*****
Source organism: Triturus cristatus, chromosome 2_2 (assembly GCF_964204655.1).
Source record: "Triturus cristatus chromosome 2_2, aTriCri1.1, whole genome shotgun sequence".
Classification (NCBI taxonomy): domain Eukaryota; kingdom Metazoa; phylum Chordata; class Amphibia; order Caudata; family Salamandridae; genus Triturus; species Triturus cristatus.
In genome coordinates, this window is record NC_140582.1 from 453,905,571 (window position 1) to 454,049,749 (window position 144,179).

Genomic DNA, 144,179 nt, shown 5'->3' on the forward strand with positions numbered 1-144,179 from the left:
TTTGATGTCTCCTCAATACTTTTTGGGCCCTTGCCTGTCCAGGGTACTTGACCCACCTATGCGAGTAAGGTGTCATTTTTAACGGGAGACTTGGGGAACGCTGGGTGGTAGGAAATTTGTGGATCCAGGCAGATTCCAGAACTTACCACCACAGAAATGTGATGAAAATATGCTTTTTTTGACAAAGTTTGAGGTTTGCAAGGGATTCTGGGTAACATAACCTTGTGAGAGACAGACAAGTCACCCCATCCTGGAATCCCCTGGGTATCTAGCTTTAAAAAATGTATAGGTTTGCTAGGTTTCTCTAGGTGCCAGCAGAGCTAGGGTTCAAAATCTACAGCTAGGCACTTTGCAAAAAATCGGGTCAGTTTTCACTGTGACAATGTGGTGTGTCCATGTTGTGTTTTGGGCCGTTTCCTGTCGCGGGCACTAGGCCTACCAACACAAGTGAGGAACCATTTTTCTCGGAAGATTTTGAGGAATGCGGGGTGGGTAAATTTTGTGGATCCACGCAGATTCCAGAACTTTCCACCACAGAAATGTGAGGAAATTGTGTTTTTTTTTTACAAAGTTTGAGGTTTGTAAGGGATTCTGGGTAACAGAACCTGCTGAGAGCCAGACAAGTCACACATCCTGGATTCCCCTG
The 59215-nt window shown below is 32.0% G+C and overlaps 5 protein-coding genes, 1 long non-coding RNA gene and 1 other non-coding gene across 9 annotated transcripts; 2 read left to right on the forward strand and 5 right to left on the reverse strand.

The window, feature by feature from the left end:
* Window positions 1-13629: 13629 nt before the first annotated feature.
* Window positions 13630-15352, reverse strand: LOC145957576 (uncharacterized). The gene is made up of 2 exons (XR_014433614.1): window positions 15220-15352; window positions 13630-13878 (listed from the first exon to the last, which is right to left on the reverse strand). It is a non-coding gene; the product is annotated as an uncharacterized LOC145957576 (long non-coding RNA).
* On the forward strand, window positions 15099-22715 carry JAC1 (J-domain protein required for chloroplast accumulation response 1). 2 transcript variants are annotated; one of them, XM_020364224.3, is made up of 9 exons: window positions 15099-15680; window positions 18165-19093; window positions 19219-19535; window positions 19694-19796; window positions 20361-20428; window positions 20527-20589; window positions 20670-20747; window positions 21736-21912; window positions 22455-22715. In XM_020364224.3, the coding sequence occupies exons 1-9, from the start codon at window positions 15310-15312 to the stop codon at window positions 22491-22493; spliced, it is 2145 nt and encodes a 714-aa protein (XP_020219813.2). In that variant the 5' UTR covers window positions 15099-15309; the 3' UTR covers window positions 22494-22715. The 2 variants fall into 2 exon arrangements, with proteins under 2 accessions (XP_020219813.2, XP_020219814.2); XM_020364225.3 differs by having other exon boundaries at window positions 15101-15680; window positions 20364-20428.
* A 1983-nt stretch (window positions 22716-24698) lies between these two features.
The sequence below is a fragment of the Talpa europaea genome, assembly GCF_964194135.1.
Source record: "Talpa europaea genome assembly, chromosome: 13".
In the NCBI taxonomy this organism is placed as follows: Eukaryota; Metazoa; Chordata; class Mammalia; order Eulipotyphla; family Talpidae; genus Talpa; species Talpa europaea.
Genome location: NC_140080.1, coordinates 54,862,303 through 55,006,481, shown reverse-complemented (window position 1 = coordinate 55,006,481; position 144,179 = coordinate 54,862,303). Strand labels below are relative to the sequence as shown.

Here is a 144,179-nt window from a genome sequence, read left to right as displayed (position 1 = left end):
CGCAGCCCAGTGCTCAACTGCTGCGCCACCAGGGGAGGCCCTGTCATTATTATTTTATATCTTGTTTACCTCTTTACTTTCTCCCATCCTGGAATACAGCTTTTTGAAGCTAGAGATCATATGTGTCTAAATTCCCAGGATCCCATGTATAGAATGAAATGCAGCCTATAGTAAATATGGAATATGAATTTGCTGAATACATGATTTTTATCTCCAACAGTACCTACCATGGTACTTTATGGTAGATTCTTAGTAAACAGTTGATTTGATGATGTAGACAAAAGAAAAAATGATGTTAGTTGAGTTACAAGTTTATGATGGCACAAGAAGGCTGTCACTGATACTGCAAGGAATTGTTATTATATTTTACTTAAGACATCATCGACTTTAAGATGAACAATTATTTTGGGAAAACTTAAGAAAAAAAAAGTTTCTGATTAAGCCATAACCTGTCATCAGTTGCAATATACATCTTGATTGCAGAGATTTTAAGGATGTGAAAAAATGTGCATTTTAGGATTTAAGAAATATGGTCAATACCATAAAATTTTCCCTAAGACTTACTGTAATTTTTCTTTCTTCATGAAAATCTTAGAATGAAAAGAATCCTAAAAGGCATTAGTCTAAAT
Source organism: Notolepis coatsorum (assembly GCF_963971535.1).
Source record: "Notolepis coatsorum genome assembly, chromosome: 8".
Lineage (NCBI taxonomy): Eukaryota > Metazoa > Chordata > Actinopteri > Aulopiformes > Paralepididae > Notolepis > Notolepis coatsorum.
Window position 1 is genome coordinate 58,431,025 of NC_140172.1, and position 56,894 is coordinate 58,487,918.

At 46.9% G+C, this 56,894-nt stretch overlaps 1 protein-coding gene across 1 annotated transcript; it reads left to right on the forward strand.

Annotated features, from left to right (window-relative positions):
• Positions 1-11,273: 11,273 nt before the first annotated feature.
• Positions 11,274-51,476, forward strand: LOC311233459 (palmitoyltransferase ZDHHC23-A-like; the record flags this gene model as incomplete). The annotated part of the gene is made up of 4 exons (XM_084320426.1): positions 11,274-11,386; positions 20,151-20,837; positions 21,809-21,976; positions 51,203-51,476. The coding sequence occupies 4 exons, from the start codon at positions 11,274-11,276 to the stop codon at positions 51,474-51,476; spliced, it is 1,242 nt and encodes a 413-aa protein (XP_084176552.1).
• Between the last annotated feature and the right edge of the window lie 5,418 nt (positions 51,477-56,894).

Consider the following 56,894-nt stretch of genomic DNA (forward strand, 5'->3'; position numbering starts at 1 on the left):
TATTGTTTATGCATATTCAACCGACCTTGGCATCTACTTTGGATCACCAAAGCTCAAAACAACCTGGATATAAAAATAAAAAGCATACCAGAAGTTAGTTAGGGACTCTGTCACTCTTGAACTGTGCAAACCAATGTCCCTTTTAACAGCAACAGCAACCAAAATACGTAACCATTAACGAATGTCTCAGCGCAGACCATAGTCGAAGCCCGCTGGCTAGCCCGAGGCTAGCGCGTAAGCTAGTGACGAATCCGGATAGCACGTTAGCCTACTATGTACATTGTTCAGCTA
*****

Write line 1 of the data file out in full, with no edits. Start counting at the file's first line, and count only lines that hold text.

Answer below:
Source organism: Triturus cristatus, chromosome 2_2 (assembly GCF_964204655.1).